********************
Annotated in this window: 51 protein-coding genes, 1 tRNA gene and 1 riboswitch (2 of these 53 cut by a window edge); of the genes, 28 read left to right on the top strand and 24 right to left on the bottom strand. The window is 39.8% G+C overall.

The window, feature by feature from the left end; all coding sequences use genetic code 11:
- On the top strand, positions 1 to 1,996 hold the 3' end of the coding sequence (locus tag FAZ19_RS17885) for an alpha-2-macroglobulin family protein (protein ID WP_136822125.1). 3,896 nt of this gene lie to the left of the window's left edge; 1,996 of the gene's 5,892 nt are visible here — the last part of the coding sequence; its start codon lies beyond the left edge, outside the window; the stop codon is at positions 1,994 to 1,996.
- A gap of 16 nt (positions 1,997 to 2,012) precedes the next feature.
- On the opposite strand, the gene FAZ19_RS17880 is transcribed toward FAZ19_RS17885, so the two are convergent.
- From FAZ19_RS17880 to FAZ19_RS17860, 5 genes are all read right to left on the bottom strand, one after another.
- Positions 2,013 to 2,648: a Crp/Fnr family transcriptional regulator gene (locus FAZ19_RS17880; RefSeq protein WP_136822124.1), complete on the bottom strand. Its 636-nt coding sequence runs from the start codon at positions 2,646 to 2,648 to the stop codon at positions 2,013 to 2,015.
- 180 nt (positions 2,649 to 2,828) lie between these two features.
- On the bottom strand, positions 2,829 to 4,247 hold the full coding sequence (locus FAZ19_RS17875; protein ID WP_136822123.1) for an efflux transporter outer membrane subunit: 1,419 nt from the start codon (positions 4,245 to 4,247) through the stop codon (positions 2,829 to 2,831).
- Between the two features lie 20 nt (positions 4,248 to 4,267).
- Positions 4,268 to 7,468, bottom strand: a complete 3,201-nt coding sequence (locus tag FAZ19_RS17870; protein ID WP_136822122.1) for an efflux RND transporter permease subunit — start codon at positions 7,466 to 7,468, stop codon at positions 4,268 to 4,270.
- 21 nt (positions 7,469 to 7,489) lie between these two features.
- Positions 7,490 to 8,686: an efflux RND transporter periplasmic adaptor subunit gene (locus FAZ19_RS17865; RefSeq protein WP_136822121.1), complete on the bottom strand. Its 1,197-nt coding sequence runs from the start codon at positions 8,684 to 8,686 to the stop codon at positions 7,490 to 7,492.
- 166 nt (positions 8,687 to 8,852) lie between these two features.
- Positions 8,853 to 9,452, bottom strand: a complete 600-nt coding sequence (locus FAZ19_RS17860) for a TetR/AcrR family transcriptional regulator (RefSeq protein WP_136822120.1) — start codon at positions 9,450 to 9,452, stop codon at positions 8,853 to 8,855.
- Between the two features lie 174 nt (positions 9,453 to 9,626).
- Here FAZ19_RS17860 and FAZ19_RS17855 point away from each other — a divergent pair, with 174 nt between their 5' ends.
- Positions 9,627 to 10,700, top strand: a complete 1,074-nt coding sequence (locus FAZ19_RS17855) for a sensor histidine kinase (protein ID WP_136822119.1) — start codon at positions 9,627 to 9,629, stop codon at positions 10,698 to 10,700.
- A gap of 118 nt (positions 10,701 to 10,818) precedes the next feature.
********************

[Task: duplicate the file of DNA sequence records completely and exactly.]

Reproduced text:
Annotated in this window: 51 protein-coding genes, 1 tRNA gene and 1 riboswitch (2 of these 53 cut by a window edge); of the genes, 28 read left to right on the top strand and 24 right to left on the bottom strand. The window is 39.8% G+C overall.

The window, feature by feature from the left end; all coding sequences use genetic code 11:
- On the top strand, positions 1 to 1,996 hold the 3' end of the coding sequence (locus tag FAZ19_RS17885) for an alpha-2-macroglobulin family protein (protein ID WP_136822125.1). 3,896 nt of this gene lie to the left of the window's left edge; 1,996 of the gene's 5,892 nt are visible here — the last part of the coding sequence; its start codon lies beyond the left edge, outside the window; the stop codon is at positions 1,994 to 1,996.
- A gap of 16 nt (positions 1,997 to 2,012) precedes the next feature.
- On the opposite strand, the gene FAZ19_RS17880 is transcribed toward FAZ19_RS17885, so the two are convergent.
- From FAZ19_RS17880 to FAZ19_RS17860, 5 genes are all read right to left on the bottom strand, one after another.
- Positions 2,013 to 2,648: a Crp/Fnr family transcriptional regulator gene (locus FAZ19_RS17880; RefSeq protein WP_136822124.1), complete on the bottom strand. Its 636-nt coding sequence runs from the start codon at positions 2,646 to 2,648 to the stop codon at positions 2,013 to 2,015.
- 180 nt (positions 2,649 to 2,828) lie between these two features.
- On the bottom strand, positions 2,829 to 4,247 hold the full coding sequence (locus FAZ19_RS17875; protein ID WP_136822123.1) for an efflux transporter outer membrane subunit: 1,419 nt from the start codon (positions 4,245 to 4,247) through the stop codon (positions 2,829 to 2,831).
- Between the two features lie 20 nt (positions 4,248 to 4,267).
- Positions 4,268 to 7,468, bottom strand: a complete 3,201-nt coding sequence (locus tag FAZ19_RS17870; protein ID WP_136822122.1) for an efflux RND transporter permease subunit — start codon at positions 7,466 to 7,468, stop codon at positions 4,268 to 4,270.
- 21 nt (positions 7,469 to 7,489) lie between these two features.
- Positions 7,490 to 8,686: an efflux RND transporter periplasmic adaptor subunit gene (locus FAZ19_RS17865; RefSeq protein WP_136822121.1), complete on the bottom strand. Its 1,197-nt coding sequence runs from the start codon at positions 8,684 to 8,686 to the stop codon at positions 7,490 to 7,492.
- 166 nt (positions 8,687 to 8,852) lie between these two features.
- Positions 8,853 to 9,452, bottom strand: a complete 600-nt coding sequence (locus FAZ19_RS17860) for a TetR/AcrR family transcriptional regulator (RefSeq protein WP_136822120.1) — start codon at positions 9,450 to 9,452, stop codon at positions 8,853 to 8,855.
- Between the two features lie 174 nt (positions 9,453 to 9,626).
- Here FAZ19_RS17860 and FAZ19_RS17855 point away from each other — a divergent pair, with 174 nt between their 5' ends.
- Positions 9,627 to 10,700, top strand: a complete 1,074-nt coding sequence (locus FAZ19_RS17855) for a sensor histidine kinase (protein ID WP_136822119.1) — start codon at positions 9,627 to 9,629, stop codon at positions 10,698 to 10,700.
- A gap of 118 nt (positions 10,701 to 10,818) precedes the next feature.